As a teenager in Prague, Michael Borek recalls seeing “a one-armed man in a shabby coat schlepping a tripod and a large-view camera.” It was Josef Sudek, a celebrated Czech photographer. Borek bought a book of his images and immediately fell in love. Now, decades later, Borek is mounting an exhibition of works that pay homage to Sudek and his oeuvre. The connections aren’t precise—Sudek worked in black and white, while Borek’s images are in color—but both artists share an affection for low-key, somewhat abstracted tableaux. Borek’s photographs include a gently draped piece of saffron fabric (shown); a car in a carport obscured by a light-blue covering; and a pile of rotting leaves on a grid of blue pool tiles. There’s a sense of wistfulness in Borek’s current works that echoes his previous exhibition at the Multiple Exposures Gallery, a series of empty images made in an abandoned lace factory in Scranton, Pa. Human presence in Borek’s work is scant; more characteristic is the transitory geometric shadow in Marfa, Texas, that pays homage to the rigorous minimalism of Donald Judd.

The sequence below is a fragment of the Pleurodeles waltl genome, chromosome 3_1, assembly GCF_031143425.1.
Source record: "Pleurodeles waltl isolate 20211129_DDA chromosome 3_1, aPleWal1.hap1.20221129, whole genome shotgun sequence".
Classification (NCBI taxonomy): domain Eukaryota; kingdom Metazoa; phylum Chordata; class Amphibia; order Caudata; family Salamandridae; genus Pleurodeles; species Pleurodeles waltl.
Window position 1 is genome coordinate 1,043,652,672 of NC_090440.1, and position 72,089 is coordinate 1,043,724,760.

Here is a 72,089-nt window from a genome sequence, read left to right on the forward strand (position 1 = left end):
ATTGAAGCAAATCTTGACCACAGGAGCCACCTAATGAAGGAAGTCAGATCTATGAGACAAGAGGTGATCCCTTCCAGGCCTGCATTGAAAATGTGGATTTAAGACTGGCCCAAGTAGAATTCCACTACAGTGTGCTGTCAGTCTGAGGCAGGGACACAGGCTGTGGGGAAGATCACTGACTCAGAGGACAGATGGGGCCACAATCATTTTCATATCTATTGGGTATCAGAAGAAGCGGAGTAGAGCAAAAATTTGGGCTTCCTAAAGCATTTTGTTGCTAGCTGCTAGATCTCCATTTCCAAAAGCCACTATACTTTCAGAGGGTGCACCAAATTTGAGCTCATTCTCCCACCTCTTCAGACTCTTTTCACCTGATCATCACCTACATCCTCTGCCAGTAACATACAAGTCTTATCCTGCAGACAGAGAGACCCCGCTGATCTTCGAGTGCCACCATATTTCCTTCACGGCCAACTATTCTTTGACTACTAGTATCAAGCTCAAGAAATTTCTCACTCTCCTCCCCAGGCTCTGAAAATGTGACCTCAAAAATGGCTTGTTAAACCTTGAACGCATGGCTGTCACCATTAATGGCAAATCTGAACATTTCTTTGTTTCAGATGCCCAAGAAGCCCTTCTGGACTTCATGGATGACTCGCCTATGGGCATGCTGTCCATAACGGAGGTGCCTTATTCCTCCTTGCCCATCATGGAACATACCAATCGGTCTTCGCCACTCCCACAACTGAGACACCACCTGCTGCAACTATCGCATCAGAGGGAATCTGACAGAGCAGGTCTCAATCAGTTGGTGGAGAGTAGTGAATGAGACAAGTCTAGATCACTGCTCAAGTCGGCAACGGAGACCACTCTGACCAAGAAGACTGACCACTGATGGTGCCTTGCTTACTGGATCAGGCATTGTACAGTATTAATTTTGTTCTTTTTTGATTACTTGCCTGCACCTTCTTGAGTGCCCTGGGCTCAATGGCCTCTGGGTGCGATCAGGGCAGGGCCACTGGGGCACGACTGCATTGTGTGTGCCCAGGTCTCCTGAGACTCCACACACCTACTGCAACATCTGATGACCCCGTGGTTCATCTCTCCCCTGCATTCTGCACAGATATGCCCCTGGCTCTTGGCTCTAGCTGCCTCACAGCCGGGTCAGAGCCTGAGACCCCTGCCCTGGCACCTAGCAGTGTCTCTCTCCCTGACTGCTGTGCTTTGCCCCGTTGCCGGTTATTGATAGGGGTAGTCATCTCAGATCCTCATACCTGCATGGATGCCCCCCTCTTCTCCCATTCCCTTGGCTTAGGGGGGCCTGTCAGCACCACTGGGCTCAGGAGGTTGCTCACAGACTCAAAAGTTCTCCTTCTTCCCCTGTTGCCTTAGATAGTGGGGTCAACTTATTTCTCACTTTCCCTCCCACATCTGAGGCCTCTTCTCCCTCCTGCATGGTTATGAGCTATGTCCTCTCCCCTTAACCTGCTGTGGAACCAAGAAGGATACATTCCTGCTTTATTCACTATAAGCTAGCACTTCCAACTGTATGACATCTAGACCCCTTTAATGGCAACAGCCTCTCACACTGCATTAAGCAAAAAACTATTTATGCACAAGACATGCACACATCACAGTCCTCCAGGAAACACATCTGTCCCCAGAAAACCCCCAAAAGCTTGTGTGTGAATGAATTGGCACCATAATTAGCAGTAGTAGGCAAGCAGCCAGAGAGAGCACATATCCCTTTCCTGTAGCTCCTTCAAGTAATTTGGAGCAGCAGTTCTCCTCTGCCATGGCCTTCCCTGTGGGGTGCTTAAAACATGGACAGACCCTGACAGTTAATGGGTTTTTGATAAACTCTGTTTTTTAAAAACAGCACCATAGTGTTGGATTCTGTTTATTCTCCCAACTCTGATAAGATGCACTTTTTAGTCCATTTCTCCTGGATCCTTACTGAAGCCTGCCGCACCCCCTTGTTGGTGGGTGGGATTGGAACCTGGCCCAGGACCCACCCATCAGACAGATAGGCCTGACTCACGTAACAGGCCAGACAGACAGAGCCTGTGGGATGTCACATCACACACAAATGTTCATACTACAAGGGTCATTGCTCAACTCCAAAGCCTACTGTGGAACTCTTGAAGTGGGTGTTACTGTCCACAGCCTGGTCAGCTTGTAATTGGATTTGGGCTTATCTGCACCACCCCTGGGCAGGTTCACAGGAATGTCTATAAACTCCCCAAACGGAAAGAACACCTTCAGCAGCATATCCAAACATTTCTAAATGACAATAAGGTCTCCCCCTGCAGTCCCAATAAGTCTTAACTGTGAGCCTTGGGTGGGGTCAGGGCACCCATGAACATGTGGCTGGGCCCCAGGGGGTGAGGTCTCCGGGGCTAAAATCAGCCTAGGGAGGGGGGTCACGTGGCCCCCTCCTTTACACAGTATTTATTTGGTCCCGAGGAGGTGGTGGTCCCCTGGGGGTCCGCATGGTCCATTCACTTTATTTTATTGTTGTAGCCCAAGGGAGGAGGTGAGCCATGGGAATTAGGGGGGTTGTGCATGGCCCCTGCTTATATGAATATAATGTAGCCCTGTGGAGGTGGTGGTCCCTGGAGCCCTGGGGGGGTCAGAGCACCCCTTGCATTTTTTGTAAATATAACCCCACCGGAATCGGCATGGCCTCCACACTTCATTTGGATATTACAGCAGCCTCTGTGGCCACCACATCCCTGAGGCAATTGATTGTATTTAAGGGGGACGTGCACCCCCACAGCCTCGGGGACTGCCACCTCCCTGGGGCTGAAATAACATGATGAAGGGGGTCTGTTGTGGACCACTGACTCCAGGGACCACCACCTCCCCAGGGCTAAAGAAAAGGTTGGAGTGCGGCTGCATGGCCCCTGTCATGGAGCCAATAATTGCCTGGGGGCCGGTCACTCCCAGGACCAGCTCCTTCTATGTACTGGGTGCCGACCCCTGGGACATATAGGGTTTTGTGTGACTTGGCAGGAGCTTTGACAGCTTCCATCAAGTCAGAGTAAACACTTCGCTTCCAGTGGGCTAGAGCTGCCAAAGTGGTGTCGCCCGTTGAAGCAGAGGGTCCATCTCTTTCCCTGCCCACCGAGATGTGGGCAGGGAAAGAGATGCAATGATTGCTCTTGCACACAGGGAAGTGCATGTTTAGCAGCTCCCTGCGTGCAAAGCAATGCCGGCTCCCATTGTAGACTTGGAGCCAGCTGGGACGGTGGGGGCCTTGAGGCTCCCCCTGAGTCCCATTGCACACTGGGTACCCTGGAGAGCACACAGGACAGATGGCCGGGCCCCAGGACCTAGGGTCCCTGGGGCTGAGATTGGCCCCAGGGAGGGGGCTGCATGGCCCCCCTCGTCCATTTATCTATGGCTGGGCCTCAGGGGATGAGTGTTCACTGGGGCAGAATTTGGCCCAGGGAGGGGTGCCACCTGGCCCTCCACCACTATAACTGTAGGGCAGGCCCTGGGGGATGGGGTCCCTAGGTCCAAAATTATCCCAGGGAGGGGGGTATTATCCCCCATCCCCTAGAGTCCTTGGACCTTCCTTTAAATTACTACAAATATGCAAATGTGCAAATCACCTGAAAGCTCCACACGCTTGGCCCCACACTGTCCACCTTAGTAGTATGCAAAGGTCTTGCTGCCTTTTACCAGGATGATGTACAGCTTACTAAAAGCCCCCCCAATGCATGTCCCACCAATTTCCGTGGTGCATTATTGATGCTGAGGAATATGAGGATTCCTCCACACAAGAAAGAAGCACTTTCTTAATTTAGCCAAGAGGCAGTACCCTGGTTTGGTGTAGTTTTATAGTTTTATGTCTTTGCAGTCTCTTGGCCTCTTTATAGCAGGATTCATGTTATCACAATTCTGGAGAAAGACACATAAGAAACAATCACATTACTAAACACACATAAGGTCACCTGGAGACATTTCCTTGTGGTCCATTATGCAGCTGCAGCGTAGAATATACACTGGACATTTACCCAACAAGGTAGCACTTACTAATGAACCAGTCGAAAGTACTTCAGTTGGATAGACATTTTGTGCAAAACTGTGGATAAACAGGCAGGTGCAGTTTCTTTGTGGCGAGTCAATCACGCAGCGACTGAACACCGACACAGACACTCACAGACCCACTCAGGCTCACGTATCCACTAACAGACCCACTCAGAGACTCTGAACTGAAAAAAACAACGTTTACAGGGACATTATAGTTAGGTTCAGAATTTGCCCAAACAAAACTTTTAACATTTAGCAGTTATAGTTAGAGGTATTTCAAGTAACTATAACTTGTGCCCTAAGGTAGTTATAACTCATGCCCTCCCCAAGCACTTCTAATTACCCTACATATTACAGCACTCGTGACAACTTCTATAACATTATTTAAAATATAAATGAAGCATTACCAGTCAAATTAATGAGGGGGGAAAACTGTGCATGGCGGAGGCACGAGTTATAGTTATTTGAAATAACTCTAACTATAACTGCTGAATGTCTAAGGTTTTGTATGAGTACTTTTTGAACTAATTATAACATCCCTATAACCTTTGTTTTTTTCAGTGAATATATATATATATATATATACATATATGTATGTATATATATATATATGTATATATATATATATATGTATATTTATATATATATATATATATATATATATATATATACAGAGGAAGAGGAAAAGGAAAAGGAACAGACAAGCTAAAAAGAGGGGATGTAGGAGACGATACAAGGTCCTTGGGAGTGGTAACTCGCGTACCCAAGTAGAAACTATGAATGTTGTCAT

The exhibition is on view Fridays to Wednesdays 10 a.m. to 6 p.m. and Thursdays noon to 9 p.m., to July 20, at Multiple Exposures Gallery at the Torpedo Factory Art Center, 105 North Union St., Studio 312, Alexandria. (703) 683-2205. multipleexposuresgallery.com.